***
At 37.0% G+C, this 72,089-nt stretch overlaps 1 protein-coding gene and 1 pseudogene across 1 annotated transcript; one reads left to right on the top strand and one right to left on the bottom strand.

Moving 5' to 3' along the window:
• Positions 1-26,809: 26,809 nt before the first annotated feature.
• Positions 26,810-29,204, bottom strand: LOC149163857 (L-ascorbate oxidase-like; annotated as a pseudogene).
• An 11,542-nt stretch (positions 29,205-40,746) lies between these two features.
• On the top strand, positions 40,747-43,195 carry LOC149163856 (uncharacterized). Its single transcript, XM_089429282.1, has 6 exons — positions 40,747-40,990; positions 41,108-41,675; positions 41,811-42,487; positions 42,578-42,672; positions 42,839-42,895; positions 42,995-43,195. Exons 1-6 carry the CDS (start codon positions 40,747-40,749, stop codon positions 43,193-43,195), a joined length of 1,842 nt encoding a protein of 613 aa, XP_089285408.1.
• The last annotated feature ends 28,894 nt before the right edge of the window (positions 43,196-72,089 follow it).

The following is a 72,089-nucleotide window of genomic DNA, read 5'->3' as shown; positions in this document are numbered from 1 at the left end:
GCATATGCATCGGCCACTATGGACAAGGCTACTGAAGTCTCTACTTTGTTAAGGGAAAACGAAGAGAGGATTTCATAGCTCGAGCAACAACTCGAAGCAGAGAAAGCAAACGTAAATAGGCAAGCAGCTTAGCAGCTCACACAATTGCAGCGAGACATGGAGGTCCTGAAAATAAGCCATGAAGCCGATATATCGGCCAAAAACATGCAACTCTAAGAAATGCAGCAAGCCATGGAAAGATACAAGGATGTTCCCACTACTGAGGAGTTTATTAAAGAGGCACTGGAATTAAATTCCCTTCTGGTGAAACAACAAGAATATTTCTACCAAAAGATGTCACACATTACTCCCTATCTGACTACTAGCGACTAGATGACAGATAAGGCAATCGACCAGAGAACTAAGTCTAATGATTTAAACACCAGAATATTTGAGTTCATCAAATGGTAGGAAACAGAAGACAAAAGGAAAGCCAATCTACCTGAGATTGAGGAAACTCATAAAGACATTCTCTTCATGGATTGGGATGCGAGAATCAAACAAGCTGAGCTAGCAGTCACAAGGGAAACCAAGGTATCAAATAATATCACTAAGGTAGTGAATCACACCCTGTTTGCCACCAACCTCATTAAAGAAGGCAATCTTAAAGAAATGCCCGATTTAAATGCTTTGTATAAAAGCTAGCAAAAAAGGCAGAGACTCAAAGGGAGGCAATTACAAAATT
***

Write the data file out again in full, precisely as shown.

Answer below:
At 37.0% G+C, this 72,089-nt stretch overlaps 1 protein-coding gene and 1 pseudogene across 1 annotated transcript; one reads left to right on the top strand and one right to left on the bottom strand.

Moving 5' to 3' along the window:
• Positions 1-26,809: 26,809 nt before the first annotated feature.
• Positions 26,810-29,204, bottom strand: LOC149163857 (L-ascorbate oxidase-like; annotated as a pseudogene).
• An 11,542-nt stretch (positions 29,205-40,746) lies between these two features.
• On the top strand, positions 40,747-43,195 carry LOC149163856 (uncharacterized). Its single transcript, XM_089429282.1, has 6 exons — positions 40,747-40,990; positions 41,108-41,675; positions 41,811-42,487; positions 42,578-42,672; positions 42,839-42,895; positions 42,995-43,195. Exons 1-6 carry the CDS (start codon positions 40,747-40,749, stop codon positions 43,193-43,195), a joined length of 1,842 nt encoding a protein of 613 aa, XP_089285408.1.
• The last annotated feature ends 28,894 nt before the right edge of the window (positions 43,196-72,089 follow it).

The following is a 72,089-nucleotide window of genomic DNA, read 5'->3' as shown; positions in this document are numbered from 1 at the left end:
GCATATGCATCGGCCACTATGGACAAGGCTACTGAAGTCTCTACTTTGTTAAGGGAAAACGAAGAGAGGATTTCATAGCTCGAGCAACAACTCGAAGCAGAGAAAGCAAACGTAAATAGGCAAGCAGCTTAGCAGCTCACACAATTGCAGCGAGACATGGAGGTCCTGAAAATAAGCCATGAAGCCGATATATCGGCCAAAAACATGCAACTCTAAGAAATGCAGCAAGCCATGGAAAGATACAAGGATGTTCCCACTACTGAGGAGTTTATTAAAGAGGCACTGGAATTAAATTCCCTTCTGGTGAAACAACAAGAATATTTCTACCAAAAGATGTCACACATTACTCCCTATCTGACTACTAGCGACTAGATGACAGATAAGGCAATCGACCAGAGAACTAAGTCTAATGATTTAAACACCAGAATATTTGAGTTCATCAAATGGTAGGAAACAGAAGACAAAAGGAAAGCCAATCTACCTGAGATTGAGGAAACTCATAAAGACATTCTCTTCATGGATTGGGATGCGAGAATCAAACAAGCTGAGCTAGCAGTCACAAGGGAAACCAAGGTATCAAATAATATCACTAAGGTAGTGAATCACACCCTGTTTGCCACCAACCTCATTAAAGAAGGCAATCTTAAAGAAATGCCCGATTTAAATGCTTTGTATAAAAGCTAGCAAAAAAGGCAGAGACTCAAAGGGAGGCAATTACAAAATT